How often to feed

Your turtle(s) will always be begging for food, the Red-Eared Sliders have a voracious appetite.
So how much is a good meal? Well, until your turtle(s) stops eating. Some keepers feed them twice a week.You should feed as much food as fits in his head and neck. The turtle should be able to eat this in about 5 to 10 minutes. Juveniles must be fed every day, while adults can be fed once every two or three days. If your turtle(s) is fat, when the skin overlaps on its legs when he/she tucks them in.
Overfeeding will cause the turtle to grow too fast and die when he is 10 till 15 years old because of kidney failure. You might want to examine what your are feeding it, for instance the fat content or might start feeding it less often.
Give vitamin supplements twice a week.

Commercial foods

There is a wide variety of commercial foods for turtles. You can feed her with commercial foods but you must vary the diet. Do not feed her ONLY commercial foods. Check the nutritional contents of the food. It should have less than 35% protein and the best commercial foods for the turtle are those that have both calcium and vitamin A. I personally like Wardleys Reptile TEN, but there are other good ones like Tropical Magic. I don't like the Reptomin, but when it is all I can get I'll buy it.

Should have

Less than 35% protein
Vitamin A


Crickets are an excellent food for turtles. They are a complete meal, and it is also fun to watch the chase! Most reptile stores carry crickets, and they are relatively inexpensive. They can also be bought at bate shops. You can try to raise the crickets yourself.


These are also very good for the turtles, and very easy to raise. The only problem is. If your turtle is a baby, you might have to chop them up before feeding them to the turtle!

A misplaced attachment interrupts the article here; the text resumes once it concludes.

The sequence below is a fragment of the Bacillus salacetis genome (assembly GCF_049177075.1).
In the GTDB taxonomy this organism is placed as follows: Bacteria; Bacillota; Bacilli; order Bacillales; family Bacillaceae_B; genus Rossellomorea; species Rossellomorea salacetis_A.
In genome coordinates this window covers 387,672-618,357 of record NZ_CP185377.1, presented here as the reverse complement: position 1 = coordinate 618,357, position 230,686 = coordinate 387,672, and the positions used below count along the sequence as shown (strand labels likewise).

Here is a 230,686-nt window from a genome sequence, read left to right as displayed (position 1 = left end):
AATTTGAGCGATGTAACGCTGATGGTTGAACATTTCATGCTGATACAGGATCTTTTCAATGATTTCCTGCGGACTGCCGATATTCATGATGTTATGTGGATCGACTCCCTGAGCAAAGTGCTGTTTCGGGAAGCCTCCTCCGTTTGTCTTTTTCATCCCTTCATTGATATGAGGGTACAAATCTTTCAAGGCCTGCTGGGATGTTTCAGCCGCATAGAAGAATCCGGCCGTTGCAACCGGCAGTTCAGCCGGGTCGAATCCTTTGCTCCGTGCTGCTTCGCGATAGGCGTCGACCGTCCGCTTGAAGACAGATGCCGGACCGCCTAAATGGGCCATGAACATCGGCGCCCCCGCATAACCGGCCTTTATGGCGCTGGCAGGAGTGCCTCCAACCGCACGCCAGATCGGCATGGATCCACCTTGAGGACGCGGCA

Aquatic snail

Nice natural meal that functions both as a meal, and as filter helper. The snails will eat some of the food your turtles doesn't eat. You don't need a big filtered tank to raise them. You can raise them in a plastic bottle. Remember to feed them.

Raw meat, fish or chicken

Turtles adores them, but they are not good for the turtle. Raw meat has too much fat, and will cause obesity in the turtle. Besides, it doesn't provide the turtle with the nutrients it needs so much. Raw chicken, beware of salmonella! You can give your turtle occasionally a piece of COOKED chicken, with no spices at all. About fish, I would suggest feeding it with mosquito fish or guppies. You can occasionally give the turtle other types of fish, but try to avoid sea fish. You should totally avoid giving your turtle fish that has been previously frozen. This fish will inhabit and might cause the turtle long term problems.

What you can NOT feed

No raw meat
No raw chicken
No sea fish or fish that been previously frozen

Avoid fatty red meats

Cuttle bone

They are a good source of calcium to the turtle, and at the same time it helps it sharpen its beak. Cuttle bones can be left floating to let the turtle chase them. You can buy them at most pet shops since they are the same used by birds. More in VITAMINS AND MINERALS

Cat feed